Submit your work, meet writers and drop the ads. Become a member
So there we were on the cliff above the railroad tracks, the Missouri River Bridge in the distance. We’d armed ourselves with sticks, rocks, and pellet guns. We were a ragtag militia, all fight and no war.

The roar of the oncoming train drowned out our planning for anarchy and unfocused mayhem.
The five of us waited, unsure how to take best advantage of the rolling brown and yellow Union Pacific. Dan looked at me and wiped the sweat from his face with his *** Pistols t-shirt.

“Let’***** it!” Rob said. I didn’t want to, but I couldn’t say no. If I said it was wrong they’d have laughed and done it anyway. Tingles ran down my legs. I leaned against a nearby cedar and craned my head in the direction of the oncoming train. From our vantage point on the bluff amongst the trees, the unwary conductor would never see us. I waved to signal the others as it arrived.

The ground shook as the train roared below us. Deaf from its passing, we used hand signals like the guys in Red Dawn. That’s it! That’s who we were! We were the Wolverines! And I was the scout who had just spotted a resupply train that was carrying logistical necessities like...

“Cars! *******! This one has cars on it,” Kevin yelled. The other soldiers all gathered rocks and threw them at the passing supply train. I yelled “Wolverines!” as they pelted the evil communist convoy. The four of them joined me screaming the same. My blood boiled, and my face went hot as I embraced the guerilla tactics.

I was dumbfounded when Rob picked up a boulder... and lifted it over his head like a weightlifter. As it flew through the air in deliciously slow motion I thought for sure it was just going to drop straight down the face of the crumbling bluff. Then, with accuracy too precise to have been planned, the boulder crashed through the front windshield of some red Ford, and due to the speed of the passing train, blew through the back glass before tumbling to rest on the hood of some blue Chevy below it.

Dead Flippin Silence

“Rob! *******! That was awesome!” someone said...Tim, I think.

Rob stood with fists pumping in the air. He won today, and he became the captain of our squad. I picked up a much smaller rock and threw it, watching as it clanged helplessly off the train’s metal siding. The Russians would surely come looking for us now, and this was a hit and run raid. We bolted from our perches and sought other opportunities to hit the Commies where it hurt!

We really wanted to be Anarchy!
Circa 1989. Watch the old Red Dawn and pretend you're too young to know better. (Also that it hasn't aged poorly). Also, listen to the *** Pistols. If you can't... It's on you. :)
This is a re-post of "All Change at Zima Junction."  This morning I turned in my keys after some forty years of herding cattle (metaphorically), seventeen of them with this institution.  I am unemployed for the first time since I was five or so and was set to toddling out to the chicken yard every evening to gather the eggs in an old Easter basket.  My mother said that the rooster often chased me and made me cry, but I don’t remember that.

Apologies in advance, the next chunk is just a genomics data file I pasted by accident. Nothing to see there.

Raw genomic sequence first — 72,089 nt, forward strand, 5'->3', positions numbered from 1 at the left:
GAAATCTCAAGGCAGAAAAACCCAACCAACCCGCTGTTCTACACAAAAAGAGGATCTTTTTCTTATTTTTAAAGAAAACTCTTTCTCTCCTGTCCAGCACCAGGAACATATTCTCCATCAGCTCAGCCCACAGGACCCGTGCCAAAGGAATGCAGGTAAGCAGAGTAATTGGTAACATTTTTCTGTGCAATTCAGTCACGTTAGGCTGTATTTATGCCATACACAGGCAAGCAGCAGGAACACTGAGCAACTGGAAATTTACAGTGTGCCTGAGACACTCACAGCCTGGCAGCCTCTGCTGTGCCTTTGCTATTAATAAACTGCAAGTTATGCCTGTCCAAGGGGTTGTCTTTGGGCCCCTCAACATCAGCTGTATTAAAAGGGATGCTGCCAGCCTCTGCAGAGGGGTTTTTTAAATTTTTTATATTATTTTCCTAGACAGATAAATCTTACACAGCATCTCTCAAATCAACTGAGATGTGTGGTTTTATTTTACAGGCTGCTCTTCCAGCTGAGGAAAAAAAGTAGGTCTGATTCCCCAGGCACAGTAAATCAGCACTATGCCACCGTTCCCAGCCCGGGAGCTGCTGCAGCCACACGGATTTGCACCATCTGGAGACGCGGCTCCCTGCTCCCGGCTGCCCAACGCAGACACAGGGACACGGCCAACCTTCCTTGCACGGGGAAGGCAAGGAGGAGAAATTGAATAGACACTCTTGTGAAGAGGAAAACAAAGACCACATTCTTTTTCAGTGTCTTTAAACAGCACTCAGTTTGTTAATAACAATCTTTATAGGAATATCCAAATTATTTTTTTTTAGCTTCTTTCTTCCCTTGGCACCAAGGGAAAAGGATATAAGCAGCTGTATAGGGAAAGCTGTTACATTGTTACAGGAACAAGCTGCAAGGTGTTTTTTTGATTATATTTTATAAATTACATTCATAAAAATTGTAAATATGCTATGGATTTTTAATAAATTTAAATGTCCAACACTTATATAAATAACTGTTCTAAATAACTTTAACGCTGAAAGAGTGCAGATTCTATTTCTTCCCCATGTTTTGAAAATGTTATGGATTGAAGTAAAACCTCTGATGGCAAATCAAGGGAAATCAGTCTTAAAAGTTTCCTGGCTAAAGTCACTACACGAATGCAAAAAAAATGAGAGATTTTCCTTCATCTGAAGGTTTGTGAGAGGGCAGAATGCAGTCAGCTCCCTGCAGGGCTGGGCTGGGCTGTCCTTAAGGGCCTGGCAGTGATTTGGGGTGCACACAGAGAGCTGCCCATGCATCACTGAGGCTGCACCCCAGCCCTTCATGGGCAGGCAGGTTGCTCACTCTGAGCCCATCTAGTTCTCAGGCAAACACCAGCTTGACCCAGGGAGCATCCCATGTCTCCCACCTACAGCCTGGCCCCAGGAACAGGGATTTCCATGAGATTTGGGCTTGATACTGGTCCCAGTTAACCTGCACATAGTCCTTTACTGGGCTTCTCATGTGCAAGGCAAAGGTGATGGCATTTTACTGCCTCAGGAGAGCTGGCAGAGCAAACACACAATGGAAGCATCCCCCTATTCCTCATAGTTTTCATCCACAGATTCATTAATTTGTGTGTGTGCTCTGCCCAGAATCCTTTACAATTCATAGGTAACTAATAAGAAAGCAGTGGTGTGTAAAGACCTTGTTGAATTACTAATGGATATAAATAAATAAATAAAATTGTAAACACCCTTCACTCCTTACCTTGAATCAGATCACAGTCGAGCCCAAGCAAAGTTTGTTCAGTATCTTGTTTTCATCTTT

And now - what adventure does Aslan have next for me?

The first book I bought upon returning home from Viet-Nam was the Penguin Modern European Poets paperback edition of Yevtushenko: Selected Poems.  That 75-cent paperback from an airport bookstall in San Francisco is beside me on the desk as I write.

                                     All Change at Zima Junction

                            For Yevgeny Yevtushenko, 1932-2017

Everyone changes trains at Zima Junction
Changes lives; nineteen becomes twenty-one
With hardly a pause for twenty and then
Everyone asks you questions you can’t answer

And then they say you’ve changed, and ignore you
The small-town brief-case politician still
Enthroned as if he were a committee -
He asks you what you are doing back here

And then you go away, on a different train:
Everyone changes trains at Zima Junction

                           “I went, and I am still going.”1

1Yevtushenko: Selected Poems. Penguin,1962
Your ‘umble scrivener’s site is:
Reactionarydrivel.blogspot.com.
It’s not at all reactionary, tho’ it might be drivel.

Lawrence Hall’s vanity publications are available on amazon.com as Kindle and on bits of dead tree:  The Road to Magdalena, Paleo-Hippies at Work and Play, Lady with a Dead Turtle, Don’t Forget Your Shoes and Grapes, Coffee and a Dead Alligator to Go, and Dispatches from the Colonial Office.

— The End —